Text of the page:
Users will be notified via email when a PAT nears expiration.

User manages their PATs

For a given PAT, you’ll be able to edit not only the name and expiration date, but the set of scopes the PAT allows as well.

For the times when you’ve forgotten the PAT token but don’t want to refill the creation form, we’re providing the ability to “regenerate” a PAT which revokes the existing token and provides a new one with the same scopes as the original.

In addition to these PAT focused scenarios, we’re going to take the opportunity to update the SSH and Basic credential experiences as well to match the new UX styles.

Administrators

Similarly, when talking with VSTS administrators, some common themes emerge: Alternate authentication must honor Azure conditional access policy (CAP), Administrators want to set and control policy (e.g. lifetime), Administrators must be able to restrict who can create PATs.

Administrator audits PAT

Regarding the first point, VSTS began supporting CAP in February with the caveat that alternate authentication falls outside the control of CAP.  We are actively working with the AzureAD team to fill this gap but we want to provide a way for administrators to manage the risk immediately.  We plan to provide APIs that administrators can monitor and apply their own business logic on top of.  The API will return what actions a given user performed, from what IP they took the action, and with what authentication type.

Administrator manages policy

Every organization has their own security guidelines in place and VSTS wants to provide the necessary dials for administrators to customize the experience to comply.  We plan on adding new policies to allow administrators to manage the maximum lifetime for tokens including allows organizations to allow never expiring PATs.  We also want to provide similar policies for basic auth as well as SSH keys.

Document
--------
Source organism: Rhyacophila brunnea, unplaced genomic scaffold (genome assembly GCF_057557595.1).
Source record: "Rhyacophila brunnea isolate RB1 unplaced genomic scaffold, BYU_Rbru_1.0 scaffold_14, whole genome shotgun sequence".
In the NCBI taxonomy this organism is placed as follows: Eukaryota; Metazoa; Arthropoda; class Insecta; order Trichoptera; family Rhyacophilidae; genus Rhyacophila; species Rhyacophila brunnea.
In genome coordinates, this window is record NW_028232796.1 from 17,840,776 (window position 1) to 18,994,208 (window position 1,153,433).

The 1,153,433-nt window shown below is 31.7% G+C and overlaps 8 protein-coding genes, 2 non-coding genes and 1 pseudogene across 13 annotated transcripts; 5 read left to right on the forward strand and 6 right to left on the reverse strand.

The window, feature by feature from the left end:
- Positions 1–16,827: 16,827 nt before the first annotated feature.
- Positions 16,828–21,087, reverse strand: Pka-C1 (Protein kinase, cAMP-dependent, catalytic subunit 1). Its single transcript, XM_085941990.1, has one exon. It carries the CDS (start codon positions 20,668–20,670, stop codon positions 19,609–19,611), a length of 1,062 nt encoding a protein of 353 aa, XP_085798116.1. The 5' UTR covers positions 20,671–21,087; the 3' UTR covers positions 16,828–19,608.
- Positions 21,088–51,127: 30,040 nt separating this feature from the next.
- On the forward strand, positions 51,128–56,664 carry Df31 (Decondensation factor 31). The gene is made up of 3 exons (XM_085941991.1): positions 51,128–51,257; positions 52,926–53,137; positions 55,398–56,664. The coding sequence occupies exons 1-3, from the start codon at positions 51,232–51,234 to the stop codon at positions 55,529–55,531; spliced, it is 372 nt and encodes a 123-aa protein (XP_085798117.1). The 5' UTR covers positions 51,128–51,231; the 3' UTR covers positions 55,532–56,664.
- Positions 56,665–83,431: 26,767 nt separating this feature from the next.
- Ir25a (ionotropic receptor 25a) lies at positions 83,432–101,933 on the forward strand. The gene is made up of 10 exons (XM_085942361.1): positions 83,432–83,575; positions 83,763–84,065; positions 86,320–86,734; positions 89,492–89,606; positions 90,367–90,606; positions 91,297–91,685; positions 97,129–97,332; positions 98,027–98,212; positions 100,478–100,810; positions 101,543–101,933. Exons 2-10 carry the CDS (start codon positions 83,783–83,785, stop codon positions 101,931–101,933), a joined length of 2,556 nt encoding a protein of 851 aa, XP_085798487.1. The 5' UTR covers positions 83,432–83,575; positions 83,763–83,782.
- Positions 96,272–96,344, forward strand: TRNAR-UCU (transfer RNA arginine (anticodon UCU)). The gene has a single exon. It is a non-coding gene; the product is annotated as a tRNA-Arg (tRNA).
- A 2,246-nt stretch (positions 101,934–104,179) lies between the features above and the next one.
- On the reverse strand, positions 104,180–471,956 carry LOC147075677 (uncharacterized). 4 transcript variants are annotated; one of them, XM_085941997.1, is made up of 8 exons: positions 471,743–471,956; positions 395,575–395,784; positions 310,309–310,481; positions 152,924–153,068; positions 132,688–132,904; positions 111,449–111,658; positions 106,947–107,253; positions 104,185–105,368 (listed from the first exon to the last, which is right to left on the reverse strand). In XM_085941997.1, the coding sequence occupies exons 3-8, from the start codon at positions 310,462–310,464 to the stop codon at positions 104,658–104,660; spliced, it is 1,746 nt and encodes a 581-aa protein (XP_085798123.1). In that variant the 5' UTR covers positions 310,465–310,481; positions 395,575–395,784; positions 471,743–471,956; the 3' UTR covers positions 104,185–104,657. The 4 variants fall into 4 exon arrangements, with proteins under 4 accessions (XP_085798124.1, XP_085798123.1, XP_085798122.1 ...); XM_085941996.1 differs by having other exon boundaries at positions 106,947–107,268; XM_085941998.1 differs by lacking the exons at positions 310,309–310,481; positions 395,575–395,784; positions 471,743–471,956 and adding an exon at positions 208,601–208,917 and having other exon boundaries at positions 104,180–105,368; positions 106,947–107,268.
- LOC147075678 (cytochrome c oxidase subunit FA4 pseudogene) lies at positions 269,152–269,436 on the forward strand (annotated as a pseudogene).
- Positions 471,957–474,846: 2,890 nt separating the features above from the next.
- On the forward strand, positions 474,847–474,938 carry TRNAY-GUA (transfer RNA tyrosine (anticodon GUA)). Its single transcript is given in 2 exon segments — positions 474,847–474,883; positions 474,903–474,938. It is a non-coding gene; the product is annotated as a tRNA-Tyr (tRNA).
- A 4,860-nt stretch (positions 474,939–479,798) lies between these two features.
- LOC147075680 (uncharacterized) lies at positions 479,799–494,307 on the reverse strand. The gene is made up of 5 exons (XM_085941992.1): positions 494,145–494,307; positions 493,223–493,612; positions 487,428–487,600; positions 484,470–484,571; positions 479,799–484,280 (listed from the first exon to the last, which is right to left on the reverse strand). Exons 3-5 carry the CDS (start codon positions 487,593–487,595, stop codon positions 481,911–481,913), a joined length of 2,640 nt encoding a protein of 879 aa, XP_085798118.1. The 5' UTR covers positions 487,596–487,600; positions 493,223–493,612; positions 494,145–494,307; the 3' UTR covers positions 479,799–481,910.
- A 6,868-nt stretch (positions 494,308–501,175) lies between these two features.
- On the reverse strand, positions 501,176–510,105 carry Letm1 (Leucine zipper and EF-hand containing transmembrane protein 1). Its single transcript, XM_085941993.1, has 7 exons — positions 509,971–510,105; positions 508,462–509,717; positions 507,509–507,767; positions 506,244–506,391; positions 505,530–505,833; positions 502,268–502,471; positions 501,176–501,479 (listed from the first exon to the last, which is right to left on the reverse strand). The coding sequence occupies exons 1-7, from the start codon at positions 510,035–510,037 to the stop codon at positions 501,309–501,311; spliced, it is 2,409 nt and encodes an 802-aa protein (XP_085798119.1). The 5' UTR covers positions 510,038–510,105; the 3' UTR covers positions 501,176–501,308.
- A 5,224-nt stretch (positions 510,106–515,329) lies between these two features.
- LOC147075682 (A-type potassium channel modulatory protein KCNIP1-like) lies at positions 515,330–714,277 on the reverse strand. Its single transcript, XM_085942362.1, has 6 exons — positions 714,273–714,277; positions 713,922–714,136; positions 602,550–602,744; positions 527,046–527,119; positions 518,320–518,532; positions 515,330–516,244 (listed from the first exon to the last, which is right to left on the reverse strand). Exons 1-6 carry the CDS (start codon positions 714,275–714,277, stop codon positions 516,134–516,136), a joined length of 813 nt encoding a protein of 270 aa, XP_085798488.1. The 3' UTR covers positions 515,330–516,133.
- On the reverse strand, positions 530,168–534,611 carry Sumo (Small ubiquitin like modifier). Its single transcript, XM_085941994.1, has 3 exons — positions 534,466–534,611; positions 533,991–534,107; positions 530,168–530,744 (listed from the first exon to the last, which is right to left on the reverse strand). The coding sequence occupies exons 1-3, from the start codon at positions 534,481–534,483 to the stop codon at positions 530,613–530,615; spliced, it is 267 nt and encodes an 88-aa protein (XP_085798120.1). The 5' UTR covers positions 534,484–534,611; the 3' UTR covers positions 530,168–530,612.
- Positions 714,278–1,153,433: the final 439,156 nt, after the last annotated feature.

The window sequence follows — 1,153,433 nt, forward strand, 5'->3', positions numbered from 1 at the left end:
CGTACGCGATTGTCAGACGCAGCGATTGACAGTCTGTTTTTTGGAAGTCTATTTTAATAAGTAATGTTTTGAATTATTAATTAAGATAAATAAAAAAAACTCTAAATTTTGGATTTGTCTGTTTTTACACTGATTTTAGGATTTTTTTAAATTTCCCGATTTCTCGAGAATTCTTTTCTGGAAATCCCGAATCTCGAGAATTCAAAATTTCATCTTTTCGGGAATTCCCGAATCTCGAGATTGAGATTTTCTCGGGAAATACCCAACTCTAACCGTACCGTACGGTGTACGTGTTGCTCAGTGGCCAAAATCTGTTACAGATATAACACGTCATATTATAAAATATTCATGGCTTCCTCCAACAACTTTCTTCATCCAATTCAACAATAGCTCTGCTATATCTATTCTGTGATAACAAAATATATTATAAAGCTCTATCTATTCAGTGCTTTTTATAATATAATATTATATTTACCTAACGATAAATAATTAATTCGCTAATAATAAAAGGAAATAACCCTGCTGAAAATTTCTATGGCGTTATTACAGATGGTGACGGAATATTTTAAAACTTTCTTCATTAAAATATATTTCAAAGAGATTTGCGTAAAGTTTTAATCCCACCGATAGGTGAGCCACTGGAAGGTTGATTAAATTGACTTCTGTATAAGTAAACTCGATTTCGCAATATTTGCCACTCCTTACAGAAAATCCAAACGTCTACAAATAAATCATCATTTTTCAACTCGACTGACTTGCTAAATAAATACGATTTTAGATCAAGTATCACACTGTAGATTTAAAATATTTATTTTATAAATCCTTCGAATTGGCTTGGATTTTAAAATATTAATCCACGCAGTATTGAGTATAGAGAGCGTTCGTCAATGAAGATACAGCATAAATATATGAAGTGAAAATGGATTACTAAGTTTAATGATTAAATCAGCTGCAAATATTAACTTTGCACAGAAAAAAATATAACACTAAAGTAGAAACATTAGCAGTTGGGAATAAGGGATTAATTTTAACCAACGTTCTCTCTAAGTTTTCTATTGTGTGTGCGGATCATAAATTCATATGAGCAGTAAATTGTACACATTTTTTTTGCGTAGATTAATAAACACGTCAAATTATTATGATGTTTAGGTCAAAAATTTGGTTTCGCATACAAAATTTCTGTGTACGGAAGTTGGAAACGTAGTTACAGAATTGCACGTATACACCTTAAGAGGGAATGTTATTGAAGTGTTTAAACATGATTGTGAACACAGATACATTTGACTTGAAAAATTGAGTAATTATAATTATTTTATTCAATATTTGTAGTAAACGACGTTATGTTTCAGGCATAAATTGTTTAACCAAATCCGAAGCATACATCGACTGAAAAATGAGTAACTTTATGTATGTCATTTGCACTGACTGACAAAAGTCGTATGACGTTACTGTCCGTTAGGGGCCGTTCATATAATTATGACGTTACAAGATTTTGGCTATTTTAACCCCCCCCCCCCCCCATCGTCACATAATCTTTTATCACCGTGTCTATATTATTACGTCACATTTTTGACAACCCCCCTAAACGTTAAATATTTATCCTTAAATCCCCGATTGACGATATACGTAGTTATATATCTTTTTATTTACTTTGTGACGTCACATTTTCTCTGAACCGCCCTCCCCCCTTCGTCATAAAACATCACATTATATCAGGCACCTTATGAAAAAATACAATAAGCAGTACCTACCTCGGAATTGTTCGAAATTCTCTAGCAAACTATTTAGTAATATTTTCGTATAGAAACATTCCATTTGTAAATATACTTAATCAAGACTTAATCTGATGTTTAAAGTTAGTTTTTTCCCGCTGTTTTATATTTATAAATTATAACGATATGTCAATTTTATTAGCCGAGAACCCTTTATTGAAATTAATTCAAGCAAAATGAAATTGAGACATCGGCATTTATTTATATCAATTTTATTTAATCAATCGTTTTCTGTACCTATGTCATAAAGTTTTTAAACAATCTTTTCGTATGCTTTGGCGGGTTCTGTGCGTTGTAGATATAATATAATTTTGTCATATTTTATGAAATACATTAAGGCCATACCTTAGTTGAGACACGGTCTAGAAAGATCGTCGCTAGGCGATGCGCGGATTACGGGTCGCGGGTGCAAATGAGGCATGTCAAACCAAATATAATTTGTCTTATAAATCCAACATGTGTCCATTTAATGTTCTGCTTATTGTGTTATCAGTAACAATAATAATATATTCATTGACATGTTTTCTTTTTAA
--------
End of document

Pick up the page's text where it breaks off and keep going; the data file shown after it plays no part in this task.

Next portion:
Administrator revokes PATs for a compromised user

In the unfortunate case where a user’s alternate authentication credentials are compromised, administrators must either remove the user’s access to VSTS or contact VSTS support to have their credentials revoked.  We want to make this self-service for administrators by adding this functionality to the users hub; an administrator will be able to drill into a given user and revoke any of their alternate authentication credentials.

I hope this gives you some insight into our plans over the coming months.  Stay tuned to the release notes to see when these features will rollout to your account

– Justin

Author: Justin Marks (MSFT)

Justin Marks is a senior program manager in Visual Studio Team Services working on identity management. For the previous 7 years, Justin was part of the agile tooling space where he worked on all aspects of the work tracking system including process customization, the reporting stack, REST APIs, and collaboration experiences including team room, agile tooling and lightweight requirements management. Before working on VSTS, Justin worked on the Visual Studio debugger delivering the end-to-end IntelliTrace experience. During his 15 years at Microsoft, Justin has also worked on MSN.com as a Systems Engineer during the version 8 and 9 product cycles and on the Windows Shell as both a Software Design Engineer in Test and a Program Manager during Vista and Windows 7.